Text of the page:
By now nearly all of us have a friend who’s posted an “I’m taking a break from Facebook” post. I’ll be honest, until I found myself typing this post myself, I never really got the point. It’s just a harmless way to pass the time, I’d think as I scrolled by. What’s the big deal?
Then I slowly began to notice how often I was allowing myself to be pulled off task by the urge to go check something on Facebook. Maybe something I posted was getting a lot of replies, or I was in the midst of a heated debate, or maybe someone was wrong on the internet. Or perhaps I was bored, or lonely. Whatever the cause—and I could come up with many—over time, I found I was allowing my attention to be divided between whatever I was working on and whatever might be happening on Facebook.
How Much Time Do You Spend On Social Media?
Look around you any old day and you’ll see people with devices in their hands. Red lights, checkout lines, waiting at the crosswalk—people don’t really stand and wait anymore. And those snatches of time spent refreshing your Facebook feed add up. Give a thought to what this does to the way we experience the world, and each other.
When I began to explore my Facebook usage, I found that too often, I was pulling out my phone at the first tug of boredom—or not even boredom, really—more just unclaimed time. Honestly, how important is it for me to know that I’ve received a message, or that someone “liked” a photo of my vacation, or what a friend thinks of their new car, while I was in line at the grocery store?. But there I was, pulling out my phone at the prospect of even a few moments of just being.
And then there’s the deliberate time I spent at Facebook: catching up, creating new posts, commenting on photos and being part of the hubbub that makes Facebook so irresistible.
I’d be willing to bet that if you add up all the time you spend at Facebook, you’ll be very surprised. For example: even if you’re spending 3 minutes, 3 times an hour, on social media (and you know that’s completely doable) for twelve hours, that’s slightly less than 2 hours a day. Times seven days, and you’re staring at Facebook for over 12 hours a week.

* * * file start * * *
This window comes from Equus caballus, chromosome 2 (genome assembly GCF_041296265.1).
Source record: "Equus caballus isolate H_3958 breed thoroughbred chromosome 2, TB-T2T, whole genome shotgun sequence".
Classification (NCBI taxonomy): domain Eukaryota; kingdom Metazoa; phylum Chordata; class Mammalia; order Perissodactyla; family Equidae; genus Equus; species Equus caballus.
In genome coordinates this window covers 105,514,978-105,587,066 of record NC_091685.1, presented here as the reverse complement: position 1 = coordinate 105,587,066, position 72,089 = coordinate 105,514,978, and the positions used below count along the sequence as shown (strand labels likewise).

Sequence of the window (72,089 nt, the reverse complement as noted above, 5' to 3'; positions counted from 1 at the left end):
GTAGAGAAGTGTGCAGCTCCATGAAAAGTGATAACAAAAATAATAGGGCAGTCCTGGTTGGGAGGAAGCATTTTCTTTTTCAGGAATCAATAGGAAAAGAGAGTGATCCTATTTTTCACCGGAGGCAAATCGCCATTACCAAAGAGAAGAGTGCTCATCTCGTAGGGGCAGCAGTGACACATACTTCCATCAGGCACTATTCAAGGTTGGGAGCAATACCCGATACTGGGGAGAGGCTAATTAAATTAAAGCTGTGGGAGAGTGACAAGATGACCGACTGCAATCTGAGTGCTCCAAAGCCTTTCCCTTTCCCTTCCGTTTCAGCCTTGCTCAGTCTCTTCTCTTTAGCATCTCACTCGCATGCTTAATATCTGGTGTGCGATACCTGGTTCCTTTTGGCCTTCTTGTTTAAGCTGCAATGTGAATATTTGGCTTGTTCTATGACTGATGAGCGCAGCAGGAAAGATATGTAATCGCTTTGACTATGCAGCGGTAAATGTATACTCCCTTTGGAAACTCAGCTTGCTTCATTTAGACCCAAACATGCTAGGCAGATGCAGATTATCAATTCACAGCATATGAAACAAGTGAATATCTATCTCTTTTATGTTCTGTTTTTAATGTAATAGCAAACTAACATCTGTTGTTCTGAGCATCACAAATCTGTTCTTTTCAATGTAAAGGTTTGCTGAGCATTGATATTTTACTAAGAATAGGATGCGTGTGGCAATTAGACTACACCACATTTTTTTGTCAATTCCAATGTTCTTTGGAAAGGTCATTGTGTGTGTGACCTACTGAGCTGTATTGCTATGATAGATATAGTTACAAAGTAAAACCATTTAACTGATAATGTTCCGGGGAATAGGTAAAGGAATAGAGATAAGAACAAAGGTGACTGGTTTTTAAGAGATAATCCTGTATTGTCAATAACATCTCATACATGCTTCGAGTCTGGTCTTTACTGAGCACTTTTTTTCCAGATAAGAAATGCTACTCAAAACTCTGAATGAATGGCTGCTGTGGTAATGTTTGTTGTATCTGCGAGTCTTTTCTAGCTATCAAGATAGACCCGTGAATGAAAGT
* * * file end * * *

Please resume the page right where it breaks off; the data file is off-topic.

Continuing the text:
Now I don’t know about y’all, but 3 minutes, 3 times and hour isn’t a realistic estimate of how much time I spent at Facebook. What about those 40 minutes on Saturday morning? Or those coffee-fueled morning catch-up periods? For me, it worked out to about twenty-five hours a week. (!!!!) TWENTY-FIVE HOURS A WEEK. Imagine what I could have been doing with 25 hours a week! It’s enough time to go the gym 5 days a week, read a couple of books, go to the farmers market and cook every meal from scratch, sleep an extra hour every morning and spend 30 extra minutes a day playing with my dog Jim, with time to spare. It could have been spent creating instead of consuming. It could have been spent getting my business up and running, or keeping up with my daily writing practice, or in any number of far more productive activities.
Have you ever taken a social media break?
Of course, even if you swear off Facebook completely, you’re not going to harvest every newly free moment and put it to virtuous, productive use. Some of your social media time is spent keeping up with friends and family, or just having conversations, and those activities won’t, and shouldn’t, stop just because you’ve chosen to put a particular socialization tool down for now. No one wants you to cut off your connection with your many wonderful friends! But reaching out to individual people is far more deliberate and personal than scrolling though your Facebook feed. You can give people your full attention instead of checking for their comments between reading several other threads. Call me old-fashioned (I am), but I don’t think friendship should be multi-tasked, at least not every day.
It was time to make a change. But how to proceed? We’ll get into that as we proceed through this series of posts. Stay with us! And we’d love to hear about your experiences with social media cleanses in the comments.